It referred to caselaw, particularly Airservices Australia v Canadian Airlines[8] that it argued that:

  1. the purpose of general rates is to ‘build up’ the revenue of the Council.
  2. to constitute a fee for service, some service must actually be provided to the person liable to pay.
  3. there exists a well-established distinction between a tax and a fee for service in the constitutional context.[9]

Council’s case

Council argued that the appropriate approach was to apply the plain text of the statute which must have primacy over statutory intention or purpose. It argued that Council had power to impose an annual service charge on rateable land based on any criteria specified by it and rejected the need for a connection. It distinguished caselaw regarding ‘fee for service’ and argued that dictionary definitions were unhelpful as there were various ordinary meanings of the term ‘service’.

It further argued that, on the balance of probabilities, the Court could not be satisfied that there was no direct or indirect benefit to boatshed occupiers and that the evidence of street rubbish bins and beach bins during busy periods, confirmed the provision of services that provided a specific benefit to them, even if only by improving amenity.[10]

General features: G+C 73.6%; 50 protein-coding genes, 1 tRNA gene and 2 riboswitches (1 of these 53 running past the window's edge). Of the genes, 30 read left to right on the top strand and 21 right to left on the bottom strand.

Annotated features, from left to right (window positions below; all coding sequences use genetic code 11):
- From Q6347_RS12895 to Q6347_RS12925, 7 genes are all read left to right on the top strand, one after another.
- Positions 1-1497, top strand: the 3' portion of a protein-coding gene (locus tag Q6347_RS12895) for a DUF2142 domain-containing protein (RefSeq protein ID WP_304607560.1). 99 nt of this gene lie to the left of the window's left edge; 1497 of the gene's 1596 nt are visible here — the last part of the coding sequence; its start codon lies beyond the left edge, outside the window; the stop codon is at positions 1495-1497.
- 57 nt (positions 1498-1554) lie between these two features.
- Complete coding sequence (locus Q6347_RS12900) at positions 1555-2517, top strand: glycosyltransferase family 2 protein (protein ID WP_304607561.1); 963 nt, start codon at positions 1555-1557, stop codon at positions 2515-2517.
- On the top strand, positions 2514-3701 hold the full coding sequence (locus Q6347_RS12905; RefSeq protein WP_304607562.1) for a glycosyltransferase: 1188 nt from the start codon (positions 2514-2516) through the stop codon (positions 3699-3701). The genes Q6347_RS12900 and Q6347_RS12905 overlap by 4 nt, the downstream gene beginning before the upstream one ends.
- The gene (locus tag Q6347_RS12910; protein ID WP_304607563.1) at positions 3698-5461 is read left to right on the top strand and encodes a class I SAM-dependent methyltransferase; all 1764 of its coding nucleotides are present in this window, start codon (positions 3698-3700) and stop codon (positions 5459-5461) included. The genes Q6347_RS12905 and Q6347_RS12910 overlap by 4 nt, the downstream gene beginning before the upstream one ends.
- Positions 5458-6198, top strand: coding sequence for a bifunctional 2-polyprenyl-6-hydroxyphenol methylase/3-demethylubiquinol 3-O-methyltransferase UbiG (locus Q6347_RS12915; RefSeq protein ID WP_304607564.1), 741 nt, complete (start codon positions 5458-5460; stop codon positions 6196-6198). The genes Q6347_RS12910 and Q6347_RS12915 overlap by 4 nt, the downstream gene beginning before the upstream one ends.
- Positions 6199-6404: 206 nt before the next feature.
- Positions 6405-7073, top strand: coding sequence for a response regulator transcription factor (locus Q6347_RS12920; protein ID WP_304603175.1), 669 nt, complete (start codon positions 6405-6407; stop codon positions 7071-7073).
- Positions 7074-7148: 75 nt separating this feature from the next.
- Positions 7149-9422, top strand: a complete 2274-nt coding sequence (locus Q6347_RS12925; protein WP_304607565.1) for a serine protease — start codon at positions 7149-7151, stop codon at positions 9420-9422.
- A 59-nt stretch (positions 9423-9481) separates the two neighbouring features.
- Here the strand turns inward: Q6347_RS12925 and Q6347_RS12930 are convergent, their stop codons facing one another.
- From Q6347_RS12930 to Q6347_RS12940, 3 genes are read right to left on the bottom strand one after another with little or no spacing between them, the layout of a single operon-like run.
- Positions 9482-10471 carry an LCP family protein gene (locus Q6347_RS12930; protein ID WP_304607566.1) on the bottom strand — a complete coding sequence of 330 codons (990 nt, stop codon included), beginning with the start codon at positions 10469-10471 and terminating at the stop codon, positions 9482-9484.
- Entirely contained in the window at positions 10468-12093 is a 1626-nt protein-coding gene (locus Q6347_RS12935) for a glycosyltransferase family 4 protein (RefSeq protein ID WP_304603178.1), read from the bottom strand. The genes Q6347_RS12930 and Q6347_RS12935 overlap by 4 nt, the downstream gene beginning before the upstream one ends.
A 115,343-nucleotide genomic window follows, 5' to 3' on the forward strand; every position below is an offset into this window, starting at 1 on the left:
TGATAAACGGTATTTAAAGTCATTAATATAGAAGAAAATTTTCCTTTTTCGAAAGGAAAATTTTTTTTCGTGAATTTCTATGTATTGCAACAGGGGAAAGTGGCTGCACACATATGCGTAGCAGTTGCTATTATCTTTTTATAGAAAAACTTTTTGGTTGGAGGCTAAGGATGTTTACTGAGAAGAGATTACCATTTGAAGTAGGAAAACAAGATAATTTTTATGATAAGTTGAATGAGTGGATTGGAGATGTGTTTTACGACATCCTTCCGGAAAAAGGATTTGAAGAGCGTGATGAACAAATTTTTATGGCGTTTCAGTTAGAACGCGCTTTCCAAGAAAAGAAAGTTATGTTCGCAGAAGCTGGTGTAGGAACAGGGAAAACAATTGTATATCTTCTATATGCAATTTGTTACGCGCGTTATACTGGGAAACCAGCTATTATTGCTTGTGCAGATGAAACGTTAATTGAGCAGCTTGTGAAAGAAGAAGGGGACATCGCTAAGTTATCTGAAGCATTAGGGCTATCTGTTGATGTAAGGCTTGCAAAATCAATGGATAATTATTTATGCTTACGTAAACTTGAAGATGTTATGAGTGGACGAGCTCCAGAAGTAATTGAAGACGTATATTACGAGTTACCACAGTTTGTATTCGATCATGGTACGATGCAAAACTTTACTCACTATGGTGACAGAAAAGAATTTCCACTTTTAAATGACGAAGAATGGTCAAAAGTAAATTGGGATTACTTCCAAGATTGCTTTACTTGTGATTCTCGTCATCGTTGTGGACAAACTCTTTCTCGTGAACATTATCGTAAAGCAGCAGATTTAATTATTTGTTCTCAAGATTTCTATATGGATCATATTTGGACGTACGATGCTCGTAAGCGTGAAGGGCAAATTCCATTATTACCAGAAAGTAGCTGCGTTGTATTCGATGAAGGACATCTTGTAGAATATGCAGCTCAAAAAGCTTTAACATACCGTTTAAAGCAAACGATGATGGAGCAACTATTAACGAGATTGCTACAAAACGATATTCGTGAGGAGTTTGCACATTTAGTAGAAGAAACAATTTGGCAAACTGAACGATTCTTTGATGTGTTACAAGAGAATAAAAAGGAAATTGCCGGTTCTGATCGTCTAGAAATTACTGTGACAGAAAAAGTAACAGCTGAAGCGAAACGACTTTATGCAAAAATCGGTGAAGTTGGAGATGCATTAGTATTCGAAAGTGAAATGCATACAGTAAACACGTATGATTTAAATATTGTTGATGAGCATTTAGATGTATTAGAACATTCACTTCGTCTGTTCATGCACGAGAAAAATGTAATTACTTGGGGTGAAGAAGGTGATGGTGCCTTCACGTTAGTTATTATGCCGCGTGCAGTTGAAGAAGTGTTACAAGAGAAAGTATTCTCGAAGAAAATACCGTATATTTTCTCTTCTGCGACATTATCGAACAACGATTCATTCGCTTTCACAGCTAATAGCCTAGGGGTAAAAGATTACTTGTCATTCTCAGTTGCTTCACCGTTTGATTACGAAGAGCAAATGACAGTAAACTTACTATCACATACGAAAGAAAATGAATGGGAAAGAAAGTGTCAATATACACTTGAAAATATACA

Additional issues of note

The case argued and the Judgment raised a number of other important and interesting legal issues that fall outside this ‘early alert’ memo.

KELLEHERS AUSTRALIA

4 August 2021

Download a PDF of this Article HERE.


[1]  [para 19, page 8].

[2] [para 153, page 71]

[3] In 2018 China introduced its “National Sword” policy, banning the importation of prescribed categories of waste and introducing contamination thresholds – Mike Ritchie – ‘China’s National Sword policy’ March 2018 – received 19 March 2018.